Crushing majority of Portuguese “don’t like the centre-right opposition”, says poll

Crushing majority of Portuguese “don’t like the centre-right opposition”, says poll

A crushing majority of Portuguese polled in the run-up to elections coming in just over a month’s time says they don’t even like the ‘alternatives’ to the current government.

In a result which shows how certain PS Socialists are for a victorious return, the poll conducted by study company Pitagórica shows people are even more disillusioned with the traditional centre-right parties than they were a month ago.

The PSD’s leader Rui Rio has been falling in popularity since he took up his position. Pitagórica’s new poll simply affirms that he has been the party’s worst choice for many years.

As reports agree, these results all give the PS “reasons to smile”, although there is the tiny cloud that even the PS has dropped one percentage point in popularity since July.

In terms of numbers, the latest poll has given support for the PS government’s performance a resounding 53%, with only 9% of the 1500 nationals polled saying anything positive about the centre-right PSD and/ or CDS parties.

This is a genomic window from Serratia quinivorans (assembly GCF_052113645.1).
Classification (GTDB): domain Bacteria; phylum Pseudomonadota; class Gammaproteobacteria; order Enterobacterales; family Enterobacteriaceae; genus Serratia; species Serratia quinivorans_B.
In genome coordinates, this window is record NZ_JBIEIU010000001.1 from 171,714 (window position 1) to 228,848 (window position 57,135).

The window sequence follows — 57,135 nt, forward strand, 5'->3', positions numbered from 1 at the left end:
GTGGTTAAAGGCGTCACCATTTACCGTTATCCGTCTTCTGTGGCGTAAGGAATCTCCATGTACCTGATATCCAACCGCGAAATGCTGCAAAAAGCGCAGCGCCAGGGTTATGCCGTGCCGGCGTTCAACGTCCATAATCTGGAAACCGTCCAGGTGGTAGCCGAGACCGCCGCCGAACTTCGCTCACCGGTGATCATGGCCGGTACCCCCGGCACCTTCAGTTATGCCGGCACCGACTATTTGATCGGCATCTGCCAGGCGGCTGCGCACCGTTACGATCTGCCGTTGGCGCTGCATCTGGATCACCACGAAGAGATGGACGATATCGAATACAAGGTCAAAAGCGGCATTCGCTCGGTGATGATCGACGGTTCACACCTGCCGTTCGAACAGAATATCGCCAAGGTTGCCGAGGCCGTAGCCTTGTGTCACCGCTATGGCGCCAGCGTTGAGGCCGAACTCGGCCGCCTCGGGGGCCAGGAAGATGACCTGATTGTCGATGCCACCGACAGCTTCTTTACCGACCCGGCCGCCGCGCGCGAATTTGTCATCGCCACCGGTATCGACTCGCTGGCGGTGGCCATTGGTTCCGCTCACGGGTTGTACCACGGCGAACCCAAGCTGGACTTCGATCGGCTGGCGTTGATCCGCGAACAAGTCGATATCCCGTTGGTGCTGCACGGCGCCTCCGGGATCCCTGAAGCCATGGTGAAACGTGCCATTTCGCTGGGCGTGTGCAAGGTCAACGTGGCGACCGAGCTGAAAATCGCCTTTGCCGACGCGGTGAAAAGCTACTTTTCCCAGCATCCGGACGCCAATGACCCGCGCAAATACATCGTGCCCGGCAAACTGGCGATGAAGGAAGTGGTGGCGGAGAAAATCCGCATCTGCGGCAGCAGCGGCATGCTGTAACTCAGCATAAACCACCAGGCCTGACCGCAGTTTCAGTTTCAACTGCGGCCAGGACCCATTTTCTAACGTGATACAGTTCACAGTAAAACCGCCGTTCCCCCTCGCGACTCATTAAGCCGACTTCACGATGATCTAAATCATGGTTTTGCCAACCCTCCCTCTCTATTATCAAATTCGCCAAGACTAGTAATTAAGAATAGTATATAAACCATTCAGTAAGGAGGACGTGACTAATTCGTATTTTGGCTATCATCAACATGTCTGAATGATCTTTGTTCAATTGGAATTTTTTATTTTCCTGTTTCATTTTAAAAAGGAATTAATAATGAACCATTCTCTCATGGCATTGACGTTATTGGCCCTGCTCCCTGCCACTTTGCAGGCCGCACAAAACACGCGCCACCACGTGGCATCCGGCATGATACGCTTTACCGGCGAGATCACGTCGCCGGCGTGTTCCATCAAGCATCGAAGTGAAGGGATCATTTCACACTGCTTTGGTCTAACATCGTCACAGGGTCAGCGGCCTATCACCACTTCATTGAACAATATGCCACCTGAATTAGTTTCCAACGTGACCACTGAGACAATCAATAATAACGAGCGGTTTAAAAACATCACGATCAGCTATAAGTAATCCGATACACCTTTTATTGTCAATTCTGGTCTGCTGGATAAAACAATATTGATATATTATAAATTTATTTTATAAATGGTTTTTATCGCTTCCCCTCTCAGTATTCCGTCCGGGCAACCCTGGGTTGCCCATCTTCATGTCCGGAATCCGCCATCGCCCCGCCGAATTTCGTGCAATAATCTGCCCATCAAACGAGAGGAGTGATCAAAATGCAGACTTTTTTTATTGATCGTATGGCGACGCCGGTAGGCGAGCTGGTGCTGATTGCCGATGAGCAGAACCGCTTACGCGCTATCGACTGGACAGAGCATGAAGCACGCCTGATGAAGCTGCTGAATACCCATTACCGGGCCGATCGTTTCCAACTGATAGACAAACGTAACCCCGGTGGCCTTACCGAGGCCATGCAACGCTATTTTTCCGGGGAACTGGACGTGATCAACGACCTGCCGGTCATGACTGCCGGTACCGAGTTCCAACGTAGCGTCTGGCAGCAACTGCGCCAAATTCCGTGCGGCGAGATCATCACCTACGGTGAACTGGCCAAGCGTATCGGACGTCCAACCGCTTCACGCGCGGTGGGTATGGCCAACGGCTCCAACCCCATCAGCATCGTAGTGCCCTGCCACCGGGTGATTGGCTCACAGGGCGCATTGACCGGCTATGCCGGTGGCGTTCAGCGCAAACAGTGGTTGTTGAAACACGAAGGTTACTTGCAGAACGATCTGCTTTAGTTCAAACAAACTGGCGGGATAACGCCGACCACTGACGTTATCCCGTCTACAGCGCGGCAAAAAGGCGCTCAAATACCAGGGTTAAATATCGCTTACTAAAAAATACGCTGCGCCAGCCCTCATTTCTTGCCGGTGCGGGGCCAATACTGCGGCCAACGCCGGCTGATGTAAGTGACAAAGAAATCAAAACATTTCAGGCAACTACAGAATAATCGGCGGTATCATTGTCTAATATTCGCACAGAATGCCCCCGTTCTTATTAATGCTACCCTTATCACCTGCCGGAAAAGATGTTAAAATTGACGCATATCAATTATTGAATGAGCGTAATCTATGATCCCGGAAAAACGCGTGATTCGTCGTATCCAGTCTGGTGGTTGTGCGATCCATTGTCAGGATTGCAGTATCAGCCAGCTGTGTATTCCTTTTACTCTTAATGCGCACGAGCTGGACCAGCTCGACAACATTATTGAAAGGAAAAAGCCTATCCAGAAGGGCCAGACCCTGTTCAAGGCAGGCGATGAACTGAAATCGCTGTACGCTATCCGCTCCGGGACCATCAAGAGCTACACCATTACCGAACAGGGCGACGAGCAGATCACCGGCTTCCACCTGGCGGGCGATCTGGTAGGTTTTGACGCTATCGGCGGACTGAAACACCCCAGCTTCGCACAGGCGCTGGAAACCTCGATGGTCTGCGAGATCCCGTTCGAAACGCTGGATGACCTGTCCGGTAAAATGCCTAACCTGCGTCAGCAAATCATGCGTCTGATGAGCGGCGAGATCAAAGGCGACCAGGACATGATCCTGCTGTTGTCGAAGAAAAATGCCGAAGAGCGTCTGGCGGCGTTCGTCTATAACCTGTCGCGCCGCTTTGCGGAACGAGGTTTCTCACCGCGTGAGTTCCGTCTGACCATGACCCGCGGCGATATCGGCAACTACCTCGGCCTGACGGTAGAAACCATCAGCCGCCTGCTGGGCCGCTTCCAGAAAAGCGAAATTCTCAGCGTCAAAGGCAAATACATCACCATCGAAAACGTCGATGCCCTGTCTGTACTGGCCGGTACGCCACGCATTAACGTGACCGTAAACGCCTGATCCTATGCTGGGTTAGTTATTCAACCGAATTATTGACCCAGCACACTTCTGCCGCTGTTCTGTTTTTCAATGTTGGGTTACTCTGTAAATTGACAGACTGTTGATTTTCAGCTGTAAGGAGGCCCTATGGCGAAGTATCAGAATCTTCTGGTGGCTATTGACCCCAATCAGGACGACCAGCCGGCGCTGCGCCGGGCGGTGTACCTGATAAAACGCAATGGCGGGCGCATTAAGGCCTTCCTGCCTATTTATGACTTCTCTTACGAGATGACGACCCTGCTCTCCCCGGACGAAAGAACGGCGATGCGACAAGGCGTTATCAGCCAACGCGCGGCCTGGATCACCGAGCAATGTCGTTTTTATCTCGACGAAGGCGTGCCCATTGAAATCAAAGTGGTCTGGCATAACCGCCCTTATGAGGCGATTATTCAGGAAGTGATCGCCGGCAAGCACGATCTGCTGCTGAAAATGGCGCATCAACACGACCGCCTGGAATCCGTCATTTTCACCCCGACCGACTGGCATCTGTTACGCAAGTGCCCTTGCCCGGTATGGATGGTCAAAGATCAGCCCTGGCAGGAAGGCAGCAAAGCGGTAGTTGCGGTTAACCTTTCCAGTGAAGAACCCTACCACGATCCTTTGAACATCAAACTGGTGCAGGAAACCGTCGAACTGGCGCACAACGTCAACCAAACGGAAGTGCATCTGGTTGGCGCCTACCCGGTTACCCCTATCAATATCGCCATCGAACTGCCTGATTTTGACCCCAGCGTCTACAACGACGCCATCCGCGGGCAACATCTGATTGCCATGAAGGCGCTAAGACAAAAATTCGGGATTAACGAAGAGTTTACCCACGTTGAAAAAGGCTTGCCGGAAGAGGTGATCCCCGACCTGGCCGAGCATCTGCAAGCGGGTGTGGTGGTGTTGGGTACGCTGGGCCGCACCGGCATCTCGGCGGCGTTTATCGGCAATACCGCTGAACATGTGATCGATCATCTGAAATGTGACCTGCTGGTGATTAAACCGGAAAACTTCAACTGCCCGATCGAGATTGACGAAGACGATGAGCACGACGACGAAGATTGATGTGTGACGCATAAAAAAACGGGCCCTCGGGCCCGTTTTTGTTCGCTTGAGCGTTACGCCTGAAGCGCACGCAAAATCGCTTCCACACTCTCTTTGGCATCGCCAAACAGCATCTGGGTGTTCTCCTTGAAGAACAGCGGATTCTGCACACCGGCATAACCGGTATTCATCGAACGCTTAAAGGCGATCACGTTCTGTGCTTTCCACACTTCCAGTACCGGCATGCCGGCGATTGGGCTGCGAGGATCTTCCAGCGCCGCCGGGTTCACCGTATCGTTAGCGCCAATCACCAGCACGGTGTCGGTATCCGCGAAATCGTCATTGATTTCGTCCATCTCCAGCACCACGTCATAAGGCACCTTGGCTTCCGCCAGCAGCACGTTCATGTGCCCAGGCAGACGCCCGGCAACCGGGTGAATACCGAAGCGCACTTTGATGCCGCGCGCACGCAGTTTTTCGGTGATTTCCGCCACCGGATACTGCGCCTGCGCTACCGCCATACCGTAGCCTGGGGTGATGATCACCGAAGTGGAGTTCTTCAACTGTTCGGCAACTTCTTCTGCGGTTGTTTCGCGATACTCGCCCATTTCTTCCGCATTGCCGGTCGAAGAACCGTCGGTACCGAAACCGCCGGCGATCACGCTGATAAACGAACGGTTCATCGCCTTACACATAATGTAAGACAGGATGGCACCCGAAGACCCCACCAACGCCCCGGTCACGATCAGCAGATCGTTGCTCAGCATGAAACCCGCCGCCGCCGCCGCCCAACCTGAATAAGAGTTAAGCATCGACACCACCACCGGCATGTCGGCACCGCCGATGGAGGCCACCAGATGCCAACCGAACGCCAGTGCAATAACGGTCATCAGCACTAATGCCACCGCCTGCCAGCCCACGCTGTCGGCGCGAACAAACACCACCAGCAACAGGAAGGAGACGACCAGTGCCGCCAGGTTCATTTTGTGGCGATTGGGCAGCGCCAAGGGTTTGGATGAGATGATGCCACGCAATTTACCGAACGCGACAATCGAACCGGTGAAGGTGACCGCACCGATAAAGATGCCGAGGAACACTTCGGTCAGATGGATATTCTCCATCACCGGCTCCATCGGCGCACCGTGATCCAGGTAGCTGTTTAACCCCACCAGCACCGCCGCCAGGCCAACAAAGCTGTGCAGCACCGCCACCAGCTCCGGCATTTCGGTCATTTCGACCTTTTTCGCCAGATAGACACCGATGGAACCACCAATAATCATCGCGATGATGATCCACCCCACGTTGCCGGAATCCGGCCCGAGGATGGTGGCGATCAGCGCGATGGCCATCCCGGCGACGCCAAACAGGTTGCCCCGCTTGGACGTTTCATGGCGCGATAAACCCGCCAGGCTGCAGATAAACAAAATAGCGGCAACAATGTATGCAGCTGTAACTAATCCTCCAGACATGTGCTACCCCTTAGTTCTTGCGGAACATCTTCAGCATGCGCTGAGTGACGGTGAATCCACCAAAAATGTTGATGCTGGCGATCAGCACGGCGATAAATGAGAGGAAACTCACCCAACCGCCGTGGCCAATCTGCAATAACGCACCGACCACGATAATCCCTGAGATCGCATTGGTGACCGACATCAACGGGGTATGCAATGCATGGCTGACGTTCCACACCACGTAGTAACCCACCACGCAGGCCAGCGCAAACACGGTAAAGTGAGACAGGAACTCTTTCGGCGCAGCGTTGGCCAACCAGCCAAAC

On the wider sphere, Reuters has reported that prime minister António Costa has ‘ruled out a coalition after the October election’, even if his party falls short of a parliamentary majority.

The current status quo involving the backing of far-left parties (PCP and Bloco de Esquerda) is set to persist, with possibly further allies in the form of PAN (People Animals Nature party) which has been an unofficial ally for most of the last four years.

Indeed Reuters dubs PAN “a potential new kingmaker” which “recently won a seat in the European Parliament and, according to some polls, could take 4% of the vote in the Oct. 6 election”.

Reuters explains to win an absolute majority, PS Socialists would need to poll at least 42% of the country’s votes.

A curious aspect however of the latest Pitagórica poll is that despite the government’s bid to show it was ‘ready and prepared’ for the last truckers’ strike, nationals are divided over how they feel the crisis was handled.

Says Observador, “almost as many Portuguese think the government did well as those that think it didn’t”.

In other words, the tactics apparently chosen with the elections in mind ‘didn’t get the necessary results’.

As for the question on who people sympathised with in the struggle, 31% were on the side of truckers and only 9% on the side of employers association ANTRAM.

A new ‘strike’ on overtime and weekends is due to start on Sunday September 7 and run for three weeks.

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